Deutsche Bank AG faces two separate court battles this week in its nine-year, 3.3 billion-euro ($4.5 billion) feud with Leo Kirch, highlighted by appearances by the lender’s former Chief Executive Officer Rolf Breuer and Kirch.
The Munich Regional court is scheduled to rule tomorrow on a 1.3 billon-euro suit over claims that comments by Breuer about Kirch’s media group’s creditworthiness caused its 2002 bankruptcy. Three days later, Kirch, 84, and Breuer, 73, are scheduled to testify at an appeals court in a case where Kirch is seeking 2 billion euros.
“That’ll be like a showdown of yesterday’s men, because, frankly, both Kirch and Breuer don’t play central roles in Germany’s economy anymore,” said Hans-Peter Burghof, a professor of banking at the University of Hohenheim in Stuttgart. “Kirch is a patriarch who lost his empire and is now going back again and again to look for answers.”
Kirch’s dispute with the Frankfurt-based bank stems from a February 2002 Bloomberg television interview in which Breuer said, “everything that you can read and hear” is that “the financial sector isn’t prepared to provide further” loans or equity to Kirch. Kirch Holding GmbH, which owned a controlling stake in Formula One racing and more than 50 percent of Germany’s biggest TV broadcaster, filed the country’s biggest bankruptcy case since World War II four months later.
Courts, Shareholder Meetings
Kirch has battled Deutsche Bank, Germany’s biggest bank, inside and outside of courtrooms ever since. Kirch’s lawyers attend every one of the lender’s annual shareholder meetings, oppose its decisions and sue afterwards.
Kirch, a friend of former German chancellor Helmut Kohl, founded the company in the 1950s after buying the rights to Federico Fellini’s ``La Strada.'' He turned his one-man business into Germany’s No. 2 media company before it faltered.
In tomorrow’s lawsuit, involving Kirch’s former Printbeteiligungs unit, he claims that he was forced to sell a 40 percent stake in Axel Springer AG in an October 2002 foreclosure sale to Deutsche Bank. The shares were collateral for a loan from the lender.
The Federal Court of Justice, Germany’s highest civil court ruled in 2006 that Breuer was wrong to question the condition of Kirch’s group in the interview. While dismissing two-thirds of Kirch’s case, the court said Printbeteiligungs may be able to seek compensation because it was the only company that had a contract with Deutsche Bank.
In a hearing in November, Presiding Judge Brigitte Pecher said Kirch still had to prove that other banks didn’t provide any more loans because of the Breuer interview.
Printbeteiligungs didn’t show that the remarks caused the bankruptcy and the claimed damage, Deutsche Bank spokesman Christian Streckert said in an e-mailed statement Feb. 18. Peter Heckel, who represents Breuer and the bank in the suits, said the statement applies to the former CEO as well.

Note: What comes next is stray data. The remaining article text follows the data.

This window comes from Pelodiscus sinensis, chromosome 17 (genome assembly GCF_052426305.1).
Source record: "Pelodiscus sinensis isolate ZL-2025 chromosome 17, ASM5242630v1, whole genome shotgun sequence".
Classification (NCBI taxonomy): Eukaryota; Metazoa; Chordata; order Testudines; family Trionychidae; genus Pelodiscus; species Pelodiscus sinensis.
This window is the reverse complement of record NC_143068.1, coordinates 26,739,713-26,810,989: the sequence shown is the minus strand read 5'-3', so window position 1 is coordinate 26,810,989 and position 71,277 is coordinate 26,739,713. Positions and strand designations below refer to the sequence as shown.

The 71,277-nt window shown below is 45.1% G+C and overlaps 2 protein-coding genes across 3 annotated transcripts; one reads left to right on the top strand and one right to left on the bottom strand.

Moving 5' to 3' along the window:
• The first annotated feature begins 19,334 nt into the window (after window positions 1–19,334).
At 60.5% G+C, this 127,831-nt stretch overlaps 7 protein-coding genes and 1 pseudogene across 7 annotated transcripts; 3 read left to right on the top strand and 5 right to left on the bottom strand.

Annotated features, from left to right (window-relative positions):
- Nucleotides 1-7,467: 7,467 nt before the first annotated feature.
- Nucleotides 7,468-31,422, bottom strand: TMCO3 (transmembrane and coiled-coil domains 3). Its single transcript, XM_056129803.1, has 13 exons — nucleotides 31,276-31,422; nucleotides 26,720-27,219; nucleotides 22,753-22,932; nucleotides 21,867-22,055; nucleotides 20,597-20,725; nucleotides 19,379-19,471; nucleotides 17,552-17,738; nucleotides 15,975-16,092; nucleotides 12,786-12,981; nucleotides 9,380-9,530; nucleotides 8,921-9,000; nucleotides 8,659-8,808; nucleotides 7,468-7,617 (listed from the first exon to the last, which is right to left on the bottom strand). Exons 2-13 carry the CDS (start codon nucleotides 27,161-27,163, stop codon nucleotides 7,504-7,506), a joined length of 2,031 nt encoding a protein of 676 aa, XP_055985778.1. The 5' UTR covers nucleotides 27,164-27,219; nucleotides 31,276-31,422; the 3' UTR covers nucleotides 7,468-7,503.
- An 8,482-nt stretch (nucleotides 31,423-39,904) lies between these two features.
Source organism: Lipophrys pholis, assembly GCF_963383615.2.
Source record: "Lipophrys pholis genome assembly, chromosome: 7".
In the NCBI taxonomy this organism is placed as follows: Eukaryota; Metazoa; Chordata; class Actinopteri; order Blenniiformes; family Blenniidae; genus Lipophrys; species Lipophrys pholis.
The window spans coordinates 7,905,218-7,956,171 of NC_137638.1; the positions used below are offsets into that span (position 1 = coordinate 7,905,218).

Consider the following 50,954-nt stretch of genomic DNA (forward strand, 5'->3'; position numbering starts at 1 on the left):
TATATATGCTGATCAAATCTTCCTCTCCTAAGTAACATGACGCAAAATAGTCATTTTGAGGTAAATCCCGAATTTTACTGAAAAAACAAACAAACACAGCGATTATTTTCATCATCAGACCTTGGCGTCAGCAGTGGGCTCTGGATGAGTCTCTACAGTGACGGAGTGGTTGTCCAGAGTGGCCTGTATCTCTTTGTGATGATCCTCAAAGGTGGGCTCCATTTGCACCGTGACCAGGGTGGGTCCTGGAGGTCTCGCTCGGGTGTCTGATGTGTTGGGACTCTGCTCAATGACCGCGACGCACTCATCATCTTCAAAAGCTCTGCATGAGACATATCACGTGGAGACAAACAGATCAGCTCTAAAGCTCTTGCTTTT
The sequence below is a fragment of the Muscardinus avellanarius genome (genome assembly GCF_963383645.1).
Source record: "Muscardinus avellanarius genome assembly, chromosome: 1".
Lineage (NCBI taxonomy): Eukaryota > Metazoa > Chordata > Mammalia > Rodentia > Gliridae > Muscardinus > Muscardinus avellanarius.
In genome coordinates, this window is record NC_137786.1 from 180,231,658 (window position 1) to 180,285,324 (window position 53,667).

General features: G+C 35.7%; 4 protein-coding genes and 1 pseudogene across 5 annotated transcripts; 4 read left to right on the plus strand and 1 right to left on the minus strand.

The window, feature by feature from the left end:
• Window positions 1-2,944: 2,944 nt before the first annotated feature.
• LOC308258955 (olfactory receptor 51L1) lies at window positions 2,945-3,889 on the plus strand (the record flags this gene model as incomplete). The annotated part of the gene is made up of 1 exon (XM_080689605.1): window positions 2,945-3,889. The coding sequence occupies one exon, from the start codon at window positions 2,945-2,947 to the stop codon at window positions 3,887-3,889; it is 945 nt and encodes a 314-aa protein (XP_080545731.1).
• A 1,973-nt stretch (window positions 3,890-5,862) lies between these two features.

Later in the week, on Feb. 25, Kirch and Breuer are scheduled to testify in a separate case filed by 17 of Kirch Media’s units. The Munich appeals judges will question the men on whether negotiations between the Kirch units and Deutsche Bank progressed to a point that triggers the right to make contractual claims under German law, court spokesman Wilhelm Schneider said in an e-mailed statement last week.
Judge Pecher and her colleagues in March 2009 had dismissed the suit, saying most of the Kirch units didn’t have contract with Deutsche Bank and a statute of limitations applied to the only one that did.
In the appeals case, Kirch can’t seek anything because the companies didn’t have a contractual relationship with the lender, Streckert said.
‘Off the Cuff’
“The case shows that there aren’t really any off the cuff remarks when it comes to the capital markets, every word counts,” Burghof said. “But we also cannot know whether it was actually that Breuer remark that triggered the demise of the Kirch group or whether it was already on the way downwards.”
Breuer resigned as Deutsche Bank chairman in 2006, less than three months after the top court ruling in the Kirch case. He had spent his career at the lender, joining the company in 1956 as an apprentice and becoming CEO in 1997 and chairman in 2002.
He was charged by prosecutors in 2009. They claimed he lied to judges in an effort to avoid liability in the Kirch suit. He has rejected the allegations as unfounded. A Munich court has been deliberating since that time whether to allow the charges go to trial.
This week’s events won’t end the saga. Whoever loses in tomorrow’s or the Feb. 25 case is likely to appeal. Germany’s top civil court will eventually get a chance to rule on the issue again. Settlement talks suggested by Judge Pecher in 2009 didn’t yield any results.
“The problem that this seems to be a never-ending story and the amount at stake here leaves the market with a feeling of uncertainty,” said Konrad Becker, a Munich-based analyst at Merck Finck & Co. who recommends buying the stock. “It would be good to get some closure here to allow that uncertainty to go.”
Tomorrow’s case is LG Muenchen, 33 O 9550/07. The Feb. 25 case is OLG Muenchen, 5 U 2472/09.
To contact the reporter on this story: Karin Matussek in Berlin at firstname.lastname@example.org
To contact the editor responsible for this story: Anthony Aarons in London at aaarons@Bloomberg.net.